(Originally published 3 March, reprinted with permission from Adam Isacson and Just the Facts.)
The State Department has just released its annual International Narcotics Control Strategy Report (INCSR), which details foreign countries’ efforts, both U.S.-aided and otherwise, to halt the production and transit of illegal drugs.
While a generally useful document, the report paints a confusing picture of cocaine production. The numbers don’t seem to add up.
Note these three excerpts from the report. The first two are two paragraphs apart.
Crediting sustained aerial and manual eradication operations [in Colombia] in 2009, the USG also reported a decline in pure cocaine production potential of 3.5 percent, from 280 metric tons (MT) in 2008 to 270 MT in 2009 - a 61 percent drop from the 700 MT estimated production potential in 2001.
According to the Colombian government, Colombia in 2010 seized over 225.9 MT of cocaine and cocaine base. (Later, the report gives a 2009 seizure figure of 205.85 tons. The United Nations Office on Drugs and Crime assumes a 1-to-1 conversion rate between a kilogram of cocaine and a kilogram of cocaine base.)
There are approximately 250 metric tons of cocaine transiting through Venezuela annually, according to USG cocaine-movement estimates.
This language gives the reader the impression that Colombia potentially produced 270 tons of cocaine in 2009, of which 206 tons were interdicted, leaving about 64 tons.
Yet then, somehow 250 tons apparently got shipped through Venezuela alone. And incidentally, U.S. guards at the Mexican border seized another 61 tons, and the U.S. Coast Guard 93 tons, in 2009. Where are all these tons coming from, if not Colombia’s net 64 tons?
In fact, add those four figures together:
- Colombia’s 2009 interdiction (206 tons)
- U.S. border interdiction (61 tons)
- Coast Guard interdiction (93 tons)
- Venezuelan transshipment (250 tons)
That’s 610 tons of cocaine. But let’s add two more, from the 2010 INCSR:
- Panama’s 2009 interdiction (52 tons)
- Ecuador’s 2009 interdiction (44 tons)
That gives a total of 706 tons of cocaine seized or transshipped from these six sources alone in 2009: more than 2 1/2 times the 270 tons that the INCSR estimates Colombia produced that year. If the State Department is right, these six statistics alone would account for all of the INCSR’s estimate of world cocaine production for 2009 (690-710 tons).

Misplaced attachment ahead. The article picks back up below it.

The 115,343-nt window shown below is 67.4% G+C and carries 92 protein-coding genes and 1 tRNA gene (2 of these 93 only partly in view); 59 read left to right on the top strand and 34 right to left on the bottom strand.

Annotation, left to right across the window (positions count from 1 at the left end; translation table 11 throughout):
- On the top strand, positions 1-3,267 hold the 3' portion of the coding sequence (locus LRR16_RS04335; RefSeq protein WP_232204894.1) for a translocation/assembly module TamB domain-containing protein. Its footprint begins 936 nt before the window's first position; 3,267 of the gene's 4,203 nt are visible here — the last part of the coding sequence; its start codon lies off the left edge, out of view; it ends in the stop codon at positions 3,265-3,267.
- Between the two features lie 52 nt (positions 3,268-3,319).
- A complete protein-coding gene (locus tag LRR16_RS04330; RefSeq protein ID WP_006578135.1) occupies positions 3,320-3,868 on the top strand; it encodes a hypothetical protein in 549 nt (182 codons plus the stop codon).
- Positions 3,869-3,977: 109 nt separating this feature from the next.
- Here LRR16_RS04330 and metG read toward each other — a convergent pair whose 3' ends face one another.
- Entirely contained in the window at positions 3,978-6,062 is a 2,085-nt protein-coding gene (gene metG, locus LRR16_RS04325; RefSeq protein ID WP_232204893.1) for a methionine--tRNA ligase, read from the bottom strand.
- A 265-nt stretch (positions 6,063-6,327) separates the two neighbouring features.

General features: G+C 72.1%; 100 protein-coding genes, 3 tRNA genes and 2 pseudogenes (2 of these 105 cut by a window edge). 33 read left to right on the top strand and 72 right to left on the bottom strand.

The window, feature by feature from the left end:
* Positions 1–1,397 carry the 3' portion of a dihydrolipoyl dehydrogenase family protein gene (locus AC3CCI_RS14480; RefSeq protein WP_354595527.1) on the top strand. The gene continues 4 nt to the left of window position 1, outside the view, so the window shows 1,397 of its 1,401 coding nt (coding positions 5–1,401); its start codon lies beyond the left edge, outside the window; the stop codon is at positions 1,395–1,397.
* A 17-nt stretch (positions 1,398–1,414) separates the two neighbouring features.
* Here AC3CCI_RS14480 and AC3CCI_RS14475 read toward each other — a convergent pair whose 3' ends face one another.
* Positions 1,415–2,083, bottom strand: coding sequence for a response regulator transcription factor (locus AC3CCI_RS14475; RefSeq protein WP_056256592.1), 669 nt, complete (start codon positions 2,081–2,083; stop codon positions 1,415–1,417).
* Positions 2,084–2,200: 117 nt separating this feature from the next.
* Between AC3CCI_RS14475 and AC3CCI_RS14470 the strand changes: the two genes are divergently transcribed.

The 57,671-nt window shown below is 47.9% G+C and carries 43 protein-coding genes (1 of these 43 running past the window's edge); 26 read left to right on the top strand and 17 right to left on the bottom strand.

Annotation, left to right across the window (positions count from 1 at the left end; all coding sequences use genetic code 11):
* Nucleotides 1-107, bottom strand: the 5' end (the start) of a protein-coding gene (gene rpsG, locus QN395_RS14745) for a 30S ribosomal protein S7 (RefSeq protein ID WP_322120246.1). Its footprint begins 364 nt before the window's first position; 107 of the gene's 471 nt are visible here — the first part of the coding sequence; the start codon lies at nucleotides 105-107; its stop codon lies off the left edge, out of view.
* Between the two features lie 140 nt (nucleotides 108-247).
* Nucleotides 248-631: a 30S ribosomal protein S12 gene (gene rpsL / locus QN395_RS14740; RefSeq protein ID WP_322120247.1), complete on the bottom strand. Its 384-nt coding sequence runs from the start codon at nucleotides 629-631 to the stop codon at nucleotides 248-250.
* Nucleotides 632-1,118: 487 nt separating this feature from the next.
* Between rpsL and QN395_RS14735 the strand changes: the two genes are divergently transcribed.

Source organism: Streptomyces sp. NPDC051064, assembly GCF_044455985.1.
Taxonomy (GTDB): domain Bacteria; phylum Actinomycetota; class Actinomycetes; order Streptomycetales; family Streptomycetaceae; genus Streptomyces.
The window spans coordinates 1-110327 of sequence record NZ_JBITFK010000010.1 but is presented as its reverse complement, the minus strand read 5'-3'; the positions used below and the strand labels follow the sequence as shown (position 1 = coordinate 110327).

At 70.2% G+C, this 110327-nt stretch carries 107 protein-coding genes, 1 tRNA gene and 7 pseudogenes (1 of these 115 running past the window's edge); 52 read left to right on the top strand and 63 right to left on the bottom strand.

In other words, according to the INCSR, all cocaine produced in the world in 2009 was either seized in four countries (Colombia, the United States, Ecuador, and Panama), or it passed through Venezuela. This is obviously ridiculous.
There are some possible answers, but they are unlikely to make up for this huge statistical confusion:
- Some cocaine seized in Colombia and elsewhere may have been produced from coca grown in Peru, and possibly Bolivia, which according to the INCSR produced 420-440 tons in 2009, much of which went to Brazil and Europe. Because of Colombia’s geographical position, it is the source of the vast majority of cocaine that actually gets shipped to, and consumed in, the United States.
- Cocaine seizure numbers may be inflated because the product may be less than pure – narcotraffickers “cut” the product with other substances (baking soda, sugars, other drugs) in order to stretch their supplies, and the seizure statistics may be counting the weight of these fillers. However, most of this “cutting” occurs after the product reaches the United States, as international smugglers are unlikely to waste scarce weight and volume.
- Some of the seizure volume could be stockpiles of cocaine from previous years. It’s unlikely – there is very little evidence that cocaine traffickers maintain stockpiles to overcome supply volatility – but not impossible that stockpiles might increase total cocaine supplies by a small amount.
These are likely only very partial explanations for the numbers not adding up. The State Department needs to clear up the strong and erroneous impression its report leaves: that every last bit of cocaine produced these days is either seized before it reaches users, or passes through Venezuela.
*Isacson is a Senior Associate for Regional Security Policy at the Washington Office on Latin America.